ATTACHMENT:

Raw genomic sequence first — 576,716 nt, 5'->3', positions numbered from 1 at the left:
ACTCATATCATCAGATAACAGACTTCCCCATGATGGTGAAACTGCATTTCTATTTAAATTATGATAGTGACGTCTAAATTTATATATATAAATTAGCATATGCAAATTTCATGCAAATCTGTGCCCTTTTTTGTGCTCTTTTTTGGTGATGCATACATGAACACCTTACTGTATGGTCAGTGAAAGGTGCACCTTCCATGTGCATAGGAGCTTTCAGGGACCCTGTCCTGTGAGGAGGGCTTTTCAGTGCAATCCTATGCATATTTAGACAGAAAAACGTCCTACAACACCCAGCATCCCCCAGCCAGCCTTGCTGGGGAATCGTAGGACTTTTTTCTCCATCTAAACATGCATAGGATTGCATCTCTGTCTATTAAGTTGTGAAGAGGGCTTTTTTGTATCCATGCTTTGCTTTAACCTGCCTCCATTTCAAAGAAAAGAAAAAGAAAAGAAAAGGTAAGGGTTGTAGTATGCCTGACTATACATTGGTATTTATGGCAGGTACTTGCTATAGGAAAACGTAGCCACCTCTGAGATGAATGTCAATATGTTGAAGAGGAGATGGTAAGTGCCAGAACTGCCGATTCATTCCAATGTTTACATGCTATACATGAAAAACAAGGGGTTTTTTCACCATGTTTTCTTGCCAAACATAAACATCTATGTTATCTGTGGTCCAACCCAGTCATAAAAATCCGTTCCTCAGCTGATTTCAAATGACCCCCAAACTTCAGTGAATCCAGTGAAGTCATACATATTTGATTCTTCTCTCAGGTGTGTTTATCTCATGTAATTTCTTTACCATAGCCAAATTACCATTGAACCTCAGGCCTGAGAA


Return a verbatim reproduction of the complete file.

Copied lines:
Raw genomic sequence first — 576,716 nt, 5'->3', positions numbered from 1 at the left:
ACTCATATCATCAGATAACAGACTTCCCCATGATGGTGAAACTGCATTTCTATTTAAATTATGATAGTGACGTCTAAATTTATATATATAAATTAGCATATGCAAATTTCATGCAAATCTGTGCCCTTTTTTGTGCTCTTTTTTGGTGATGCATACATGAACACCTTACTGTATGGTCAGTGAAAGGTGCACCTTCCATGTGCATAGGAGCTTTCAGGGACCCTGTCCTGTGAGGAGGGCTTTTCAGTGCAATCCTATGCATATTTAGACAGAAAAACGTCCTACAACACCCAGCATCCCCCAGCCAGCCTTGCTGGGGAATCGTAGGACTTTTTTCTCCATCTAAACATGCATAGGATTGCATCTCTGTCTATTAAGTTGTGAAGAGGGCTTTTTTGTATCCATGCTTTGCTTTAACCTGCCTCCATTTCAAAGAAAAGAAAAAGAAAAGAAAAGGTAAGGGTTGTAGTATGCCTGACTATACATTGGTATTTATGGCAGGTACTTGCTATAGGAAAACGTAGCCACCTCTGAGATGAATGTCAATATGTTGAAGAGGAGATGGTAAGTGCCAGAACTGCCGATTCATTCCAATGTTTACATGCTATACATGAAAAACAAGGGGTTTTTTCACCATGTTTTCTTGCCAAACATAAACATCTATGTTATCTGTGGTCCAACCCAGTCATAAAAATCCGTTCCTCAGCTGATTTCAAATGACCCCCAAACTTCAGTGAATCCAGTGAAGTCATACATATTTGATTCTTCTCTCAGGTGTGTTTATCTCATGTAATTTCTTTACCATAGCCAAATTACCATTGAACCTCAGGCCTGAGAA